This morning, reading Maria Shriver’s Sunday Paper, I reflected on the question she and her team were asked by a facilitator brought in to conduct an offsite session to assess where they are and where they want to be, as writers for the Sunday Paper. They were asked “Why do you do this?” “To what end?”. Great questions for all of us. Why do we do what we do?
Many of you have shared in response to my posts from Maria that you started following her after I have shared her articles or that you admire her too. We post sunsets and flowers and graduation pictures. I have friends on “vacations”- one on a long trip to Israel visiting many of the holy sites I long to visit, others now returning from an incentive cruise to Norway as a result of great success with their stamp & paper crafting businesses and recently a group that traveled to Italy with my friend and author, Judith Valente, visiting lesser known Benedictine spiritual sites. I have enjoyed each and every picture they have shared from their journeys. I think we share those moments with each other to make a connection, to have companions for those special moments or to impart some information that we found helpful.
We recommend recipes and great restaurants because we want others to have the wonderful experience we had. We share the ordinary moments that make us smile, like my cats in their new cardboard box, which they won’t let me breakdown yet, or a friend who takes his dogs to establishments in Florida for lunch or refreshment and afternoon music. Are these things going to change the world? No, but they bring moments of happiness as we share them and as our friends participate, albeit virtually, in those moments with us. My morning posts of a coffee cup or an inspirational quote are not going to change your life, that’s for sure, but I hope it gives each of us a minute to pause and think about something pleasant in the world.
I share my love for essential oils, or a new system I have found to reduce pain and promote healing and restoration, because I want others to experience the same benefits I have found. Whether it’s health and well-being, kitchen items or jewelry, I believe that my friends are sharing these items because it brings them some delight or comfort. Maybe that’s what small communities used to be like. People set up their small businesses because they knew it was a trade they were good at and wanted to help others.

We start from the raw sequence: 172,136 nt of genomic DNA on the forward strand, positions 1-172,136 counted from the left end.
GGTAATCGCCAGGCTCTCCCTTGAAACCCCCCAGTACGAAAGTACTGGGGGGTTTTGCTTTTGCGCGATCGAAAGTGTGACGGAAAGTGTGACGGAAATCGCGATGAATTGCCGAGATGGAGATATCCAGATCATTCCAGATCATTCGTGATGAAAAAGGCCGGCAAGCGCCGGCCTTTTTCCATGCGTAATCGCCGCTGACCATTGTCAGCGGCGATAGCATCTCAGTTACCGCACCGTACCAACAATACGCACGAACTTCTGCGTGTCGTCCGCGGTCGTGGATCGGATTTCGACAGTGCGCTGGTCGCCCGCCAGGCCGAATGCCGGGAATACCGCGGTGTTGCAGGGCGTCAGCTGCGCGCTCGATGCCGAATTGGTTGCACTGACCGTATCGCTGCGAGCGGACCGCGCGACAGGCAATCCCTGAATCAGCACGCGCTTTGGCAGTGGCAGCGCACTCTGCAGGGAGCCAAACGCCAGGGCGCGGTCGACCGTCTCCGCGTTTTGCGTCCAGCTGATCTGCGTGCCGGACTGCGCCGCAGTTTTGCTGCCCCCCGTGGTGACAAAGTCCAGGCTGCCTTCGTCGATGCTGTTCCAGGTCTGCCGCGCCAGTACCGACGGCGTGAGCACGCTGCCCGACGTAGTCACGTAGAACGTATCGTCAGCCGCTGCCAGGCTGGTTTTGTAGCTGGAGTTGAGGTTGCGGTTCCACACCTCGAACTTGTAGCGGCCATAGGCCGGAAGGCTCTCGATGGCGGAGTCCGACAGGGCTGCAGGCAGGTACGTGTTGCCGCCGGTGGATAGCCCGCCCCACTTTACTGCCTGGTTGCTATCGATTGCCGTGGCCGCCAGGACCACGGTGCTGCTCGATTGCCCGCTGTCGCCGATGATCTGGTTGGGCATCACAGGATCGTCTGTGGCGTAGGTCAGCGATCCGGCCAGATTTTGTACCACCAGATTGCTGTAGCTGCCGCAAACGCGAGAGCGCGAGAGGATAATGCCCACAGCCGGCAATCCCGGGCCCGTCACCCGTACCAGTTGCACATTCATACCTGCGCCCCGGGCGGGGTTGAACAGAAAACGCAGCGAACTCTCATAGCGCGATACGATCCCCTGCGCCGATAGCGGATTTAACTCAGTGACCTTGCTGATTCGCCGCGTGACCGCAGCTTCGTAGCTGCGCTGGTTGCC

I am looking forward to reading a new book I found out about this week from author Kate Bowler, written by her former Yale professor Miroslav Volf, Life Worth Living; A Guide to What Matters Most. To be a complete fan girl of Maria Shriver today, she wrote opening comments to the book regarding her new venture, Open Field, and she said “We are all seeking the same things. We’re all seeking dignity. We’re all seeking joy….seeking to be seen, to be safe….We can all give each other these (spiritual) gifts if we share what we know-what has lifted us up and moved us forward.” Her new venture, Open Field, with Penguin Books is the publisher of this book. My initial sense of the book so far is that it asks all the Questions – questions that challenge us, inspire us to define what’s really important, face the limiting beliefs that prevent us from pursuing it and then start making the changes to get there.
Hopefully we do the work we do, paid or volunteer, because it brings us joy and fulfillment. At some point we must have reflected that it would be work we would enjoy or it is a gift or talent that we have. If it no longer does that, perhaps it’s a good time to ask why not and how we could change that activity to become more meaningful again. Or maybe it’s an opportunity to consider doing something new. It may be a stretch to think about a new venture. My transition from corporate life to ministry work has invited me to use a prayerful, discerning heart and mind over a rational, pragmatic one. It isn’t always easy to change but it may make a difference in each and every day of your life and potentially to the lives of those you impact on a daily basis.
Today is the Solemnity of Pentecost. We celebrate the birth of the Church with Mary and the Apostles but that continues to come alive each day in us. Ronald Rolheiser’s reflection in Give Us This Day for today, May 28, was poignant. He said “We are always dying in some ways, though never dead. We are always alive with new life. But we need to grieve what’s dead, adjust to the new, and let the old ascend. If we do this, Pentecost will happen in our lives. We will receive a new spirit for the life that we are, in fact, living.” Then he made a statement that perhaps is the answer I have been seeking for many years. He said that the Holy Spirit brings about the “dissatisfaction and restlessness” that we feel until our lives, and the spirit by which we are living them, is integrated and aligned. To that I say, Come Holy Spirit! Let us continue to pray for the gifts of the Holy Spirit in our lives: Wisdom, Understanding, Counsel, Fortitude, Knowledge, Piety, and Fear or Respect of the Lord.
Peace be with you, Deena
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